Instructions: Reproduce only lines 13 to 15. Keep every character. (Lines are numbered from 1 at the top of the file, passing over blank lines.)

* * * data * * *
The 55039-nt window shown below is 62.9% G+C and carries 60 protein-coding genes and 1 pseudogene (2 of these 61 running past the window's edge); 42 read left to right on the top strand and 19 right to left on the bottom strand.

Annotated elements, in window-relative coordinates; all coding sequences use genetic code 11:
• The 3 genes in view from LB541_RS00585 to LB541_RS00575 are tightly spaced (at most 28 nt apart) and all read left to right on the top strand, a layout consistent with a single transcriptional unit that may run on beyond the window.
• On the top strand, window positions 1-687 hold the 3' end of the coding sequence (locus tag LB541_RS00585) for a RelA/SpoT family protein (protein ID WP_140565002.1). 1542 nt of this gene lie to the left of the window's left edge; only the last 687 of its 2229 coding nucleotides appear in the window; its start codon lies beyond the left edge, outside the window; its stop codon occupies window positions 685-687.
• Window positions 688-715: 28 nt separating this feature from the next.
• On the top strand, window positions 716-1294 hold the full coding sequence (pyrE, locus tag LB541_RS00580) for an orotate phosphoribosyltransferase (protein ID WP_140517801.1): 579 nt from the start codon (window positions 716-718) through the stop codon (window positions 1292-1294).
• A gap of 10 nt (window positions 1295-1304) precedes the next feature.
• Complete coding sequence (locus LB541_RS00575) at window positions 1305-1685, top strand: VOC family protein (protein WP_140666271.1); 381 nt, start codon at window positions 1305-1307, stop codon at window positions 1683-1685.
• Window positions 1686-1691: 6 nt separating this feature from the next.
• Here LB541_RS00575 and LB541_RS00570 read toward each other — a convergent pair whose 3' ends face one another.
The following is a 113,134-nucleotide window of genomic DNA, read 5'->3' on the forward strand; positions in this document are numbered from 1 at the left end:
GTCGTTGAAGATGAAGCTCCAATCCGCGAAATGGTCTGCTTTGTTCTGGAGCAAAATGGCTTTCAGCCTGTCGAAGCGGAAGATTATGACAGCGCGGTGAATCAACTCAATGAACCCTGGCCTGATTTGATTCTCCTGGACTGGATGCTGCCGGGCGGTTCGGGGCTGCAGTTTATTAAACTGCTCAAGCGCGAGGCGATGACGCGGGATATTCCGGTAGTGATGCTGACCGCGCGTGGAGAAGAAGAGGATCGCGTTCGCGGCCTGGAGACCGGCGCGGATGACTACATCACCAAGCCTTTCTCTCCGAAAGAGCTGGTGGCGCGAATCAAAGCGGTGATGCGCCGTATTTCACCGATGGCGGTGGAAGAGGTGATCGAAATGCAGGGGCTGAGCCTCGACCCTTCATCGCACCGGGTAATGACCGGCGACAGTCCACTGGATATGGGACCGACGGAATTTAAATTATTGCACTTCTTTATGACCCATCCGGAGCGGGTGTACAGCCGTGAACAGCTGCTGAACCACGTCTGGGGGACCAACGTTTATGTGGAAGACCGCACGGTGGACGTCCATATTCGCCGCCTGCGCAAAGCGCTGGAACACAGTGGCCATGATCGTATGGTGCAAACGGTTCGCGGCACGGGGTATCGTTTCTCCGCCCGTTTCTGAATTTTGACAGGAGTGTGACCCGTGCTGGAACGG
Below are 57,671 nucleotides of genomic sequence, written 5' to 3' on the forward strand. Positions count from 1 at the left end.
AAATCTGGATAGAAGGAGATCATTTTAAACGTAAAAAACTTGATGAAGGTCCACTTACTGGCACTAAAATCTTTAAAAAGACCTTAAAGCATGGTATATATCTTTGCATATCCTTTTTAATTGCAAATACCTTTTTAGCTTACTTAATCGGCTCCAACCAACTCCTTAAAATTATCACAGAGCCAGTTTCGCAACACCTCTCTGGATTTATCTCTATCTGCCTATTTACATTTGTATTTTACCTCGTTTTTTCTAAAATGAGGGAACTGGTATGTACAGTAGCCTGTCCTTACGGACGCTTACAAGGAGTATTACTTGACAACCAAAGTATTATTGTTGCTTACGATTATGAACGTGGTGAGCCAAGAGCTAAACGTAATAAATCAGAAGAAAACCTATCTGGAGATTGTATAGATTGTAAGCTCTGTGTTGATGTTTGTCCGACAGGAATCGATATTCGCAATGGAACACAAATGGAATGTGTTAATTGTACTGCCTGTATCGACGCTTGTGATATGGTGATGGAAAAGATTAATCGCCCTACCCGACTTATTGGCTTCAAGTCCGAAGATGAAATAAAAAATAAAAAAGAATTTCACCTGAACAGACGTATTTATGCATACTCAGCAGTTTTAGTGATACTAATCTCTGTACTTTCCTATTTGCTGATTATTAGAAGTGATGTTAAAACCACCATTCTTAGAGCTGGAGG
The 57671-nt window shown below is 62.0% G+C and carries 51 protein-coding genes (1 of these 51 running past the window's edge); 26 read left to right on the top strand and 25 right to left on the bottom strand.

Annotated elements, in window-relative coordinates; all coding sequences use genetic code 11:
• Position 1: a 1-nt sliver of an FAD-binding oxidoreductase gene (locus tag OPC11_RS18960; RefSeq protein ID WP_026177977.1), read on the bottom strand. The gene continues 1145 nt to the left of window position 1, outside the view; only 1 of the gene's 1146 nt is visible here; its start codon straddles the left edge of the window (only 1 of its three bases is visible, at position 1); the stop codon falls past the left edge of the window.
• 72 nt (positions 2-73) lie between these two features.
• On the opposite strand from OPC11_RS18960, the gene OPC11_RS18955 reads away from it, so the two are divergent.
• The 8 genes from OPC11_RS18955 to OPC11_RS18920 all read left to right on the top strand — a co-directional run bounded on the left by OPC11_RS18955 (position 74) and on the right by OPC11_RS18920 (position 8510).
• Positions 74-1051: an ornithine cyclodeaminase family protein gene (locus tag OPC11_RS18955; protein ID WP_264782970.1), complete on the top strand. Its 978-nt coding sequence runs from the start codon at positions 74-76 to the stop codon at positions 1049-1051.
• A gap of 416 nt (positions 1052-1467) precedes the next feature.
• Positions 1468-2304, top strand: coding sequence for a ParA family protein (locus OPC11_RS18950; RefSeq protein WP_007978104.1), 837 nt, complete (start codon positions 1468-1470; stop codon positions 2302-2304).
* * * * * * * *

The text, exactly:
Below are 57,671 nucleotides of genomic sequence, written 5' to 3' on the forward strand. Positions count from 1 at the left end.
AAATCTGGATAGAAGGAGATCATTTTAAACGTAAAAAACTTGATGAAGGTCCACTTACTGGCACTAAAATCTTTAAAAAGACCTTAAAGCATGGTATATATCTTTGCATATCCTTTTTAATTGCAAATACCTTTTTAGCTTACTTAATCGGCTCCAACCAACTCCTTAAAATTATCACAGAGCCAGTTTCGCAACACCTCTCTGGATTTATCTCTATCTGCCTATTTACATTTGTATTTTACCTCGTTTTTTCTAAAATGAGGGAACTGGTATGTACAGTAGCCTGTCCTTACGGACGCTTACAAGGAGTATTACTTGACAACCAAAGTATTATTGTTGCTTACGATTATGAACGTGGTGAGCCAAGAGCTAAACGTAATAAATCAGAAGAAAACCTATCTGGAGATTGTATAGATTGTAAGCTCTGTGTTGATGTTTGTCCGACAGGAATCGATATTCGCAATGGAACACAAATGGAATGTGTTAATTGTACTGCCTGTATCGACGCTTGTGATATGGTGATGGAAAAGATTAATCGCCCTACCCGACTTATTGGCTTCAAGTCCGAAGATGAAATAAAAAATAAAAAAGAATTTCACCTGAACAGACGTATTTATGCATACTCAGCAGTTTTAGTGATACTAATCTCTGTACTTTCCTATTTGCTGATTATTAGAAGTGATGTTAAAACCACCATTCTTAGAGCTGGAGG
The 57671-nt window shown below is 62.0% G+C and carries 51 protein-coding genes (1 of these 51 running past the window's edge); 26 read left to right on the top strand and 25 right to left on the bottom strand.